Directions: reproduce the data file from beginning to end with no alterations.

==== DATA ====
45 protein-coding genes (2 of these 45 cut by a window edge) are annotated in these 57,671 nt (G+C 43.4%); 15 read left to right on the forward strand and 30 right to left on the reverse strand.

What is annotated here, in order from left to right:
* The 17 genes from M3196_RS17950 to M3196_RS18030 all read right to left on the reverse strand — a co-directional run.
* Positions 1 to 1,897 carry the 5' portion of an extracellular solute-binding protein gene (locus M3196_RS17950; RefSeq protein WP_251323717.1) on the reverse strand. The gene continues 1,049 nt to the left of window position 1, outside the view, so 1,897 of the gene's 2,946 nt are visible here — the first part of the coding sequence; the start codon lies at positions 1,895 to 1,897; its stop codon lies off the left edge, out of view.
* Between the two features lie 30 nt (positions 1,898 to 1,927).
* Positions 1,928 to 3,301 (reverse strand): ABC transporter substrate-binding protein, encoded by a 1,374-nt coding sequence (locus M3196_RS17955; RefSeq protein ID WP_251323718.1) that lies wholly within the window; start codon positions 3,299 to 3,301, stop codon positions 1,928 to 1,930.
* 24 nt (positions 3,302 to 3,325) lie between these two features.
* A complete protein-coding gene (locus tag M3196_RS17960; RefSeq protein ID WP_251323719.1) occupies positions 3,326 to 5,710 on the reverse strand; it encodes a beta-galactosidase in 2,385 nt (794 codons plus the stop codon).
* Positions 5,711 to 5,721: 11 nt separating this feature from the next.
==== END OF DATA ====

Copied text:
45 protein-coding genes (2 of these 45 cut by a window edge) are annotated in these 57,671 nt (G+C 43.4%); 15 read left to right on the forward strand and 30 right to left on the reverse strand.

What is annotated here, in order from left to right:
* The 17 genes from M3196_RS17950 to M3196_RS18030 all read right to left on the reverse strand — a co-directional run.
* Positions 1 to 1,897 carry the 5' portion of an extracellular solute-binding protein gene (locus M3196_RS17950; RefSeq protein WP_251323717.1) on the reverse strand. The gene continues 1,049 nt to the left of window position 1, outside the view, so 1,897 of the gene's 2,946 nt are visible here — the first part of the coding sequence; the start codon lies at positions 1,895 to 1,897; its stop codon lies off the left edge, out of view.
* Between the two features lie 30 nt (positions 1,898 to 1,927).
* Positions 1,928 to 3,301 (reverse strand): ABC transporter substrate-binding protein, encoded by a 1,374-nt coding sequence (locus M3196_RS17955; RefSeq protein ID WP_251323718.1) that lies wholly within the window; start codon positions 3,299 to 3,301, stop codon positions 1,928 to 1,930.
* 24 nt (positions 3,302 to 3,325) lie between these two features.
* A complete protein-coding gene (locus tag M3196_RS17960; RefSeq protein ID WP_251323719.1) occupies positions 3,326 to 5,710 on the reverse strand; it encodes a beta-galactosidase in 2,385 nt (794 codons plus the stop codon).
* Positions 5,711 to 5,721: 11 nt separating this feature from the next.